*    The CiteSeer Data Set

Our collection of CiteSeer abstracts contains D=162,489 abstracts with K=85,465 authors. For each abstract, only the first 5000 characters were available. We preprocessed the text by removing all punctuation and removed stop words. This led to a V=30,799 vocabulary size, and a total of 11,685,514 word tokens.

There is inevitably some noise in data of this form given that many of the fields (paper title, author names, year, abstract) were extracted automatically by CiteSeer from PDF or postscript or similar files. We chose the simple convention of identifying authors by their first initial and second name, e.g., A_Einstein, given that multiple first initials or fully spelled first names were only available for a relatively small fraction of papers. This means of course that for some very common names (e.g., J_Wang or J_Smith) there will be multiple actual individuals represented by a single name in the model. This is a known limitation of working with this type of data. There are algorithmic techniques that could be used to automatically resolve  these identity problems---however, in this paper, we don't pursue these options and instead work with the first-initial/last-name representation of individual authors.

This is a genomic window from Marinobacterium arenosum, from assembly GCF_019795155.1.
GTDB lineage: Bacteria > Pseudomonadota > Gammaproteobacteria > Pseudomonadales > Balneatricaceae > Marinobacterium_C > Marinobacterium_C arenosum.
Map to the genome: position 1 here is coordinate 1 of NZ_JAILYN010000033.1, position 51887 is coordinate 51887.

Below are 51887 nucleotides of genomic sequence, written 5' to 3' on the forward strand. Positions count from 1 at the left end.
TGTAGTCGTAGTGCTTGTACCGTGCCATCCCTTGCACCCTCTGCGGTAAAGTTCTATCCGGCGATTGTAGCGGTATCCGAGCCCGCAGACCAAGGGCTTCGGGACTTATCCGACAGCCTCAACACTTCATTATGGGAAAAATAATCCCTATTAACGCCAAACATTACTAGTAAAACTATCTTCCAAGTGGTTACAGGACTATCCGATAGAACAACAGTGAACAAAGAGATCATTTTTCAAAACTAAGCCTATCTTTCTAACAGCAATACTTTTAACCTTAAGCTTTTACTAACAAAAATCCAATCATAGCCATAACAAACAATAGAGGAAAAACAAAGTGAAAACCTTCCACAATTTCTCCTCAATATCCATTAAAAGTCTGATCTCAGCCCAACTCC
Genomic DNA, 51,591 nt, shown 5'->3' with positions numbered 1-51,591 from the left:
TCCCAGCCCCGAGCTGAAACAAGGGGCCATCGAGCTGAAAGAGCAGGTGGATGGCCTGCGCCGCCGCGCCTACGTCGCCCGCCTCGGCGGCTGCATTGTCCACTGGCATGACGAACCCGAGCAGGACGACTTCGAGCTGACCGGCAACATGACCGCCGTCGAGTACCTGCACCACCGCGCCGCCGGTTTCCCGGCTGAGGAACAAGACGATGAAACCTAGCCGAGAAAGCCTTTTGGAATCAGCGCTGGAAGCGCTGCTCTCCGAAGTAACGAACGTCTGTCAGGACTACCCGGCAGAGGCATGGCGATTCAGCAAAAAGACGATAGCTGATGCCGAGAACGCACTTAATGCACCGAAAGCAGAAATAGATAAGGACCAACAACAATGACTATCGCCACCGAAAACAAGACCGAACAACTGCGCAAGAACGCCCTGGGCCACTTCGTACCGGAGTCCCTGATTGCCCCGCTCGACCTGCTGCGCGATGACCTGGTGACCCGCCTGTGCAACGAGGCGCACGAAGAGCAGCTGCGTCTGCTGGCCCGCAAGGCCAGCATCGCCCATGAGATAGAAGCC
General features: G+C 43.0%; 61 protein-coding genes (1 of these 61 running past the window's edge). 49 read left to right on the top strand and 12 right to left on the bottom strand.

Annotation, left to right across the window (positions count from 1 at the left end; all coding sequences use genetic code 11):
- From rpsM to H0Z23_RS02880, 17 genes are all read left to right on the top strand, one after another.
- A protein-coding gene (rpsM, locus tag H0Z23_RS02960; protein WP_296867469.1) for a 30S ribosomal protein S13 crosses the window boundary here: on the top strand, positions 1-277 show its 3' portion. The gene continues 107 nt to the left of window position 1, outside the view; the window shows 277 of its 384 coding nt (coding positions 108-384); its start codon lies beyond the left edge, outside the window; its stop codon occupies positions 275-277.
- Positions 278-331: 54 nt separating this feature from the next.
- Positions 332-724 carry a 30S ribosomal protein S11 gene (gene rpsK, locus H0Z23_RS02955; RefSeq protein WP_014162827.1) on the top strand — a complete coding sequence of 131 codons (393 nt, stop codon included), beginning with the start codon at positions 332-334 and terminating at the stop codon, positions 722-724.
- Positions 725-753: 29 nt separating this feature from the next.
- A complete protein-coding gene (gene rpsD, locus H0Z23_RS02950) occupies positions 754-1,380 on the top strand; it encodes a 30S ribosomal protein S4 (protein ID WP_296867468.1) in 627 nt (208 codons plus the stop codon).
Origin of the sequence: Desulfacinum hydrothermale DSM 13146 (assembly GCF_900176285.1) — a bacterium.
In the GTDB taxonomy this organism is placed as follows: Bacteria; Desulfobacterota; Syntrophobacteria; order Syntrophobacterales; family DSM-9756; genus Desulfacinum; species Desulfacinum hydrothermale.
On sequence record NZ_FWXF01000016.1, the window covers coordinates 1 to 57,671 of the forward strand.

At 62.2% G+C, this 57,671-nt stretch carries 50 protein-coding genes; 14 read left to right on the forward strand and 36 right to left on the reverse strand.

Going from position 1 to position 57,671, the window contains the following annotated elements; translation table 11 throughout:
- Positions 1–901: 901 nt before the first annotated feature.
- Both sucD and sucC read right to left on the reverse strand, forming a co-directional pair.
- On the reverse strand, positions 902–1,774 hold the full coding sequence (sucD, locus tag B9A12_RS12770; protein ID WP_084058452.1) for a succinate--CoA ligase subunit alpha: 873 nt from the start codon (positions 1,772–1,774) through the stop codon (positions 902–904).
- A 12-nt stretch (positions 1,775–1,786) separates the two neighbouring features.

Of the original 162,489 CiteSeer abstracts in our data set, the year of publication ranged from 1990 to 2002 has been estimated by CiteSeer for 130,545 of these abstracts. The Figure below shows breakdown by year for this set. We see the steady (and well-known) increase in the number of online documents through the 1990's. From 1999 through 2002, however, the number of documents drops off sharply each year. This is due to fact that it is easier to determine the date of publication of older documents, e.g., by using citations to these documents---the graph reflects the natural latency in the citation process.